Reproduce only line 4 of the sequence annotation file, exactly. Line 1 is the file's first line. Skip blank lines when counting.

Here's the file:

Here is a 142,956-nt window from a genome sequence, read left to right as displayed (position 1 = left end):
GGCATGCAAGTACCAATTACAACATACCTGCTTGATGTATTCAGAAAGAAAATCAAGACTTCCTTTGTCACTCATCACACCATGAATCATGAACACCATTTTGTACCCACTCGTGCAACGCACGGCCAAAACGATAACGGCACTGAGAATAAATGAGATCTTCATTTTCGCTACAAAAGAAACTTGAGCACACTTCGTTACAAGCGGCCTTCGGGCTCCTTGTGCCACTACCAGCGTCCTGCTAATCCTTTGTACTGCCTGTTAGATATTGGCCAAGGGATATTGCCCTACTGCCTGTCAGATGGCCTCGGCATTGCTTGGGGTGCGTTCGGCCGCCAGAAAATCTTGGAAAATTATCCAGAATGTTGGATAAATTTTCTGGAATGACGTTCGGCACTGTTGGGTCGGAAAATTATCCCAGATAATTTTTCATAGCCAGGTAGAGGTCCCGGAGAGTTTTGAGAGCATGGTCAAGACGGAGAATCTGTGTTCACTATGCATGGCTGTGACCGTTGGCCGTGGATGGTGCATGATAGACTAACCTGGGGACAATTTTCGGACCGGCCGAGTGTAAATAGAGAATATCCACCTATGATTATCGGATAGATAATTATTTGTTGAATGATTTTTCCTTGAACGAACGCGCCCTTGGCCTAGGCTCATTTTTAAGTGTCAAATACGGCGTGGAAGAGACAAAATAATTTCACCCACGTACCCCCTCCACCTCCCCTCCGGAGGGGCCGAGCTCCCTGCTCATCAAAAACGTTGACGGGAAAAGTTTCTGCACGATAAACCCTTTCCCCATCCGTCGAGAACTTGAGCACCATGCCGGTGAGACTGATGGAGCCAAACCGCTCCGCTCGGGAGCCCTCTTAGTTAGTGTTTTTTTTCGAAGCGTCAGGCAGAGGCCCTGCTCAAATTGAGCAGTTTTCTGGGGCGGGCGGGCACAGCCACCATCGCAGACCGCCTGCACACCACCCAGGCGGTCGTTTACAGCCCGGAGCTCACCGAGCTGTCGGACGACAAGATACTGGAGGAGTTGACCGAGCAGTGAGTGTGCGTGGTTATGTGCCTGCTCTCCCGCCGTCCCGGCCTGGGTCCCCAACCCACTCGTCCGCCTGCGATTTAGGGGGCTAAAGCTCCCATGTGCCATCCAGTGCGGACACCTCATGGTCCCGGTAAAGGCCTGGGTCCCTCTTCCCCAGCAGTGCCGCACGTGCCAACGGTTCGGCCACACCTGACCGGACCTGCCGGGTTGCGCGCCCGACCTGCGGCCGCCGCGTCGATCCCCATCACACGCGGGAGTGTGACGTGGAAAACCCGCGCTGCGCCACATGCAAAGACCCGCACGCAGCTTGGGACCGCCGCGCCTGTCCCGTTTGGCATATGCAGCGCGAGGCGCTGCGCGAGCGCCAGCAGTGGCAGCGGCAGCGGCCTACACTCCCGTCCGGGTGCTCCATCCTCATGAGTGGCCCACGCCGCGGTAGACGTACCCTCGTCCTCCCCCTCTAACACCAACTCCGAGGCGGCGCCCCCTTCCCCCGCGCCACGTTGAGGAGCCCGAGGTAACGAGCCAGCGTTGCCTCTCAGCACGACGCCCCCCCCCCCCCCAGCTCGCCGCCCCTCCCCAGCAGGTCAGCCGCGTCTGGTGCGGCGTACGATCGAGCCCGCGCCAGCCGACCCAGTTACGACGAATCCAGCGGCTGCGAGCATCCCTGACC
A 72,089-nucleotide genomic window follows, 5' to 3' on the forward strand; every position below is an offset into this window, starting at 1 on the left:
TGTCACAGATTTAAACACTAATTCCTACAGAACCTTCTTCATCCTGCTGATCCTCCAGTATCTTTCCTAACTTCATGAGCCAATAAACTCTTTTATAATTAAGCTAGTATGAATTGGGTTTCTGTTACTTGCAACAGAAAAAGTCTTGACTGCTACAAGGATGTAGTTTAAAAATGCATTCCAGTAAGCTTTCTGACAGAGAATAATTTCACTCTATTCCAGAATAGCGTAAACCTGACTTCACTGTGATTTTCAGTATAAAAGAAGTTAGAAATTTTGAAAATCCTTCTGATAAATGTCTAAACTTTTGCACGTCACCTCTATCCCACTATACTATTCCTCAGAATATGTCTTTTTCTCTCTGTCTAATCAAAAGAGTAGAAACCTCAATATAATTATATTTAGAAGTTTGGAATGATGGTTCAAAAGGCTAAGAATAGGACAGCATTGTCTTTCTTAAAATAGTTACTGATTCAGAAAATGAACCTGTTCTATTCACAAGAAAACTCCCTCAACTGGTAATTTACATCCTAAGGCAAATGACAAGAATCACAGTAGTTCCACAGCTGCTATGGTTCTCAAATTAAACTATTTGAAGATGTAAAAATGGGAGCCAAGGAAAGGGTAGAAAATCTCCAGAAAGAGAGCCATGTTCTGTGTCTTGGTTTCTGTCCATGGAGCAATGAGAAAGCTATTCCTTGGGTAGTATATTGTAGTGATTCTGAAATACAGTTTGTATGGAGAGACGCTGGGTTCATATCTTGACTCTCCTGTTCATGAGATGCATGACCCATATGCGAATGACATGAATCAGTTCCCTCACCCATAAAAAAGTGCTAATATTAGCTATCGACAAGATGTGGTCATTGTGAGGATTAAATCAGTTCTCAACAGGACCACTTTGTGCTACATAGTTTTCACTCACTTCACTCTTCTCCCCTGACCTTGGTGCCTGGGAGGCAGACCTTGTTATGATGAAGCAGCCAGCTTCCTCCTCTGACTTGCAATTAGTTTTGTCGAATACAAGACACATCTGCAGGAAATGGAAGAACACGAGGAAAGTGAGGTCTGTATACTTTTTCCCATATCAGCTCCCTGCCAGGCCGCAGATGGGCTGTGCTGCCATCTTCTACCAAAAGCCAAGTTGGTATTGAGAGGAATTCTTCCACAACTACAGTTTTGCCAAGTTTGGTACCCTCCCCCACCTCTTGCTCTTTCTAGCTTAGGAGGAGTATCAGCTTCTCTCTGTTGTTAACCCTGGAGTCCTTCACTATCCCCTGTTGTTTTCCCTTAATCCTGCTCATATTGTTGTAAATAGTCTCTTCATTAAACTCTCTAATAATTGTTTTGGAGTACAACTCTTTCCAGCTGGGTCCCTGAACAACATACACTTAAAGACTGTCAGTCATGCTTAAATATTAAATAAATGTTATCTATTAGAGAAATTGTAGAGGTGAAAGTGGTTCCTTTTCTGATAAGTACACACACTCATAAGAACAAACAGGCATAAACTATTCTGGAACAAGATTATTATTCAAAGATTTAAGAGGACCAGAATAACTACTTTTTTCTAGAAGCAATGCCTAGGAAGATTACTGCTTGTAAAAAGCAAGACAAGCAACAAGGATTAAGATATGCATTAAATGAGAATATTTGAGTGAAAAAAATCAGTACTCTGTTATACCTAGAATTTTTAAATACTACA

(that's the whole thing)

TGTCACAGATTTAAACACTAATTCCTACAGAACCTTCTTCATCCTGCTGATCCTCCAGTATCTTTCCTAACTTCATGAGCCAATAAACTCTTTTATAATTAAGCTAGTATGAATTGGGTTTCTGTTACTTGCAACAGAAAAAGTCTTGACTGCTACAAGGATGTAGTTTAAAAATGCATTCCAGTAAGCTTTCTGACAGAGAATAATTTCACTCTATTCCAGAATAGCGTAAACCTGACTTCACTGTGATTTTCAGTATAAAAGAAGTTAGAAATTTTGAAAATCCTTCTGATAAATGTCTAAACTTTTGCACGTCACCTCTATCCCACTATACTATTCCTCAGAATATGTCTTTTTCTCTCTGTCTAATCAAAAGAGTAGAAACCTCAATATAATTATATTTAGAAGTTTGGAATGATGGTTCAAAAGGCTAAGAATAGGACAGCATTGTCTTTCTTAAAATAGTTACTGATTCAGAAAATGAACCTGTTCTATTCACAAGAAAACTCCCTCAACTGGTAATTTACATCCTAAGGCAAATGACAAGAATCACAGTAGTTCCACAGCTGCTATGGTTCTCAAATTAAACTATTTGAAGATGTAAAAATGGGAGCCAAGGAAAGGGTAGAAAATCTCCAGAAAGAGAGCCATGTTCTGTGTCTTGGTTTCTGTCCATGGAGCAATGAGAAAGCTATTCCTTGGGTAGTATATTGTAGTGATTCTGAAATACAGTTTGTATGGAGAGACGCTGGGTTCATATCTTGACTCTCCTGTTCATGAGATGCATGACCCATATGCGAATGACATGAATCAGTTCCCTCACCCATAAAAAAGTGCTAATATTAGCTATCGACAAGATGTGGTCATTGTGAGGATTAAATCAGTTCTCAACAGGACCACTTTGTGCTACATAGTTTTCACTCACTTCACTCTTCTCCCCTGACCTTGGTGCCTGGGAGGCAGACCTTGTTATGATGAAGCAGCCAGCTTCCTCCTCTGACTTGCAATTAGTTTTGTCGAATACAAGACACATCTGCAGGAAATGGAAGAACACGAGGAAAGTGAGGTCTGTATACTTTTTCCCATATCAGCTCCCTGCCAGGCCGCAGATGGGCTGTGCTGCCATCTTCTACCAAAAGCCAAGTTGGTATTGAGAGGAATTCTTCCACAACTACAGTTTTGCCAAGTTTGGTACCCTCCCCCACCTCTTGCTCTTTCTAGCTTAGGAGGAGTATCAGCTTCTCTCTGTTGTTAACCCTGGAGTCCTTCACTATCCCCTGTTGTTTTCCCTTAATCCTGCTCATATTGTTGTAAATAGTCTCTTCATTAAACTCTCTAATAATTGTTTTGGAGTACAACTCTTTCCAGCTGGGTCCCTGAACAACATACACTTAAAGACTGTCAGTCATGCTTAAATATTAAATAAATGTTATCTATTAGAGAAATTGTAGAGGTGAAAGTGGTTCCTTTTCTGATAAGTACACACACTCATAAGAACAAACAGGCATAAACTATTCTGGAACAAGATTATTATTCAAAGATTTAAGAGGACCAGAATAACTACTTTTTTCTAGAAGCAATGCCTAGGAAGATTACTGCTTGTAAAAAGCAAGACAAGCAACAAGGATTAAGATATGCATTAAATGAGAATATTTGAGTGAAAAAAATCAGTACTCTGTTATACCTAGAATTTTTAAATACTACA